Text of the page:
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Penguins sign Fleury

by Dan Rosen

The Penguins rewarded Marc-Andre Fleury's stellar postseason play with a seven-year contract which will keep the netminder in Pittsburgh until he's 30.
CHECK OUT Marc-Andre Fleury highlights
Pittsburgh Penguins GM Ray Shero said during his press conference Wednesday that he was hoping to get a deal done with restricted free agent goalie Marc-Andre Fleury in the "next couple of days."

Try day.

Less than 24 hours after announcing the re-signings of both center Evgeni Malkin and defenseman Brooks Orpik, Shero came within one contract of completing his stated summer goal of keeping the Penguins young core of players intact by reaching a seven-year deal with Fleury, the goalie who backstopped Pittsburgh to the Stanley Cup Final.

The only young, core player Shero still wants to get under a long-term deal is center Jordan Staal, but it's not as if that deal has to get done this summer considering Staal isn't scheduled to be a restricted free agent until next summer.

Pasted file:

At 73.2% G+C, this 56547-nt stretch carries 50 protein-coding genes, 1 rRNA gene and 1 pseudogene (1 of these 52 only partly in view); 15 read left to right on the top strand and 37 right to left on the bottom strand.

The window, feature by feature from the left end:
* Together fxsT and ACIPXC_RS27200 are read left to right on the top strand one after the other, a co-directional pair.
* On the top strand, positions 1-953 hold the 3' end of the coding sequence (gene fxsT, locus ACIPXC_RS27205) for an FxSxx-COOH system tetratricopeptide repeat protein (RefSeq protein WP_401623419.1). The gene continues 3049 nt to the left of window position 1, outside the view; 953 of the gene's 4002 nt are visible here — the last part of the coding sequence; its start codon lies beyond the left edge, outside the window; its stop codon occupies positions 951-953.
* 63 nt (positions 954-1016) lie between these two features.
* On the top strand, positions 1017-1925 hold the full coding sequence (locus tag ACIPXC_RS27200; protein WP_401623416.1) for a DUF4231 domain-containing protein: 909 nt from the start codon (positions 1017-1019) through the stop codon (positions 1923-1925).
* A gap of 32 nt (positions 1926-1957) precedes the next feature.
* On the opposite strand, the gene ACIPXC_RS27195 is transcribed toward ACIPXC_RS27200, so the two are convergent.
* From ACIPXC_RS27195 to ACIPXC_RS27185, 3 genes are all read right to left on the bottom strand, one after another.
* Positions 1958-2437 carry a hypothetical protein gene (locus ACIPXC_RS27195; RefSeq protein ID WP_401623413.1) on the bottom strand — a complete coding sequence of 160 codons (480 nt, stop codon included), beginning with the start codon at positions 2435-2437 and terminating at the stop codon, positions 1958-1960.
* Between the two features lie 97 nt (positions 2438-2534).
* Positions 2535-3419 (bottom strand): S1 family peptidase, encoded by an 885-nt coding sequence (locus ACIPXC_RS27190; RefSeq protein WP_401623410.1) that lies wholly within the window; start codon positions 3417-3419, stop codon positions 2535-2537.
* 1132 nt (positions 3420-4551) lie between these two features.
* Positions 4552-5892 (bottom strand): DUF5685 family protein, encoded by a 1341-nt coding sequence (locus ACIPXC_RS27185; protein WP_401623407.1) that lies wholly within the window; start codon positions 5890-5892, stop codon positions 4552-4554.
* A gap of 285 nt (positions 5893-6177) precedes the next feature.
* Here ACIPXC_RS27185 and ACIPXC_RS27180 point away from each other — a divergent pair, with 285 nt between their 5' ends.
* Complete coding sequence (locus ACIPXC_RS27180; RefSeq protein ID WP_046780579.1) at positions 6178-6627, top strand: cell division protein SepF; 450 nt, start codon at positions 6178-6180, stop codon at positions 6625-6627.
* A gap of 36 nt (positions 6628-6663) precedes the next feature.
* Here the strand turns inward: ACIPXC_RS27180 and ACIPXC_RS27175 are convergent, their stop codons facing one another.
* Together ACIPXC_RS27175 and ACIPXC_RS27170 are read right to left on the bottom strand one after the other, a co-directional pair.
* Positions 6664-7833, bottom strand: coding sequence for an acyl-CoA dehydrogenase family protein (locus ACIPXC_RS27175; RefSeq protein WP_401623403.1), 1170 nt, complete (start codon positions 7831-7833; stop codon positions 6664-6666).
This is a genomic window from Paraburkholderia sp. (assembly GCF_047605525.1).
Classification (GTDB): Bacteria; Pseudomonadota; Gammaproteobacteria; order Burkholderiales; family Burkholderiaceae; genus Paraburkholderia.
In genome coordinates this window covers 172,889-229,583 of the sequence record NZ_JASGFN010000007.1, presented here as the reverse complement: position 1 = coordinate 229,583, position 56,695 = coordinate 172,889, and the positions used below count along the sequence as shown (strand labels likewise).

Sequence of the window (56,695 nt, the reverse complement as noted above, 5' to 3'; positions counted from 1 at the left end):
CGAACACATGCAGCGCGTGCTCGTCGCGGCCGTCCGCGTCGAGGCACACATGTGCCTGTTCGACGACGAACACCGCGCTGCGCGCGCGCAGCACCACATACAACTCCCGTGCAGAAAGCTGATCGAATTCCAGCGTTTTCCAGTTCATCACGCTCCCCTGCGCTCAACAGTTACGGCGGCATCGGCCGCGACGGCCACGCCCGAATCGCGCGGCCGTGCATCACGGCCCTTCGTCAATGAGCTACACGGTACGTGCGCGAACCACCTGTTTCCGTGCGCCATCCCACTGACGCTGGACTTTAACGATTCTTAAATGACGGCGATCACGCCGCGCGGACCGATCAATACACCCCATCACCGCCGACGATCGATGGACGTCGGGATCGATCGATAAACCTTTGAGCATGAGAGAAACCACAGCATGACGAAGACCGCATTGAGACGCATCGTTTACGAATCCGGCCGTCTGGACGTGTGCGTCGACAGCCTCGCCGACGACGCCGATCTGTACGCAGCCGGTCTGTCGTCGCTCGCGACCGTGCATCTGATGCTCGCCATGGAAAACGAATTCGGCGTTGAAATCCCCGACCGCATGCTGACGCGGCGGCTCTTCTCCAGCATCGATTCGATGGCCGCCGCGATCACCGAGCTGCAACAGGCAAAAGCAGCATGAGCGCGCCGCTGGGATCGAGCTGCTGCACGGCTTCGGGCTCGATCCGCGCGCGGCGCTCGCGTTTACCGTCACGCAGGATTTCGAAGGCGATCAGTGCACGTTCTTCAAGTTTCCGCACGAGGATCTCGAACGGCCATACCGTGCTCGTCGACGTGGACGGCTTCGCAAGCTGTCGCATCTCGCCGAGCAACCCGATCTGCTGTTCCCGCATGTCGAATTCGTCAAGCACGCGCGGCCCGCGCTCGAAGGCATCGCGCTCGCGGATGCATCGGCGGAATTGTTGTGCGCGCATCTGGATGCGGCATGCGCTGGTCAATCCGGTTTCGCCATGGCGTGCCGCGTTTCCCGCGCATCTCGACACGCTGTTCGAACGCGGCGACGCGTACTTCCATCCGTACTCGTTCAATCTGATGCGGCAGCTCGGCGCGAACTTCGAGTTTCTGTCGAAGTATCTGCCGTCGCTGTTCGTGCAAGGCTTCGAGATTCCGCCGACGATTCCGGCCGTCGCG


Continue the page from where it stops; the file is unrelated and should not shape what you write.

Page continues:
Fleury was scheduled to be a restricted free agent starting Tuesday, but the Penguins essentially took him off the market by offering him salary arbitration. The two sides were scheduled to go to an arbitration hearing later this month, but Shero indicated Wednesday that negotiations would never reach that point because a deal was not far off.

He was dead on, and Thursday it became evident that Fleury wants to remain a Penguin until he's at least 30 years old. He's 23 now and has already played in 173 NHL games over four seasons as well as 25 playoff games.

Fleury was limited to 35 games this past season due to a high ankle sprain, but upon his return to the lineup for the stretch run he turned into the elite goalie the Penguins figured he would be when they drafted him first overall in 2003.

Fleury went 10-2-1 from March 2 through the end of the regular season, and then stormed through Eastern Conference Playoffs. He posted a 1.70 goals against average and .938 save percentage, helping the Penguins to a 12-2 record entering the Stanley Cup Final, where Fleury and the Penguins ran into the Detroit Red Wings.

Despite being ousted in six games, Fleury finished the playoffs with a 14-6 record and a remarkable 1.97 GAA, which was second behind only Chris Osgood's 1.55 GAA. His .933 save percentage was the best of any goalie that played beyond the first round.

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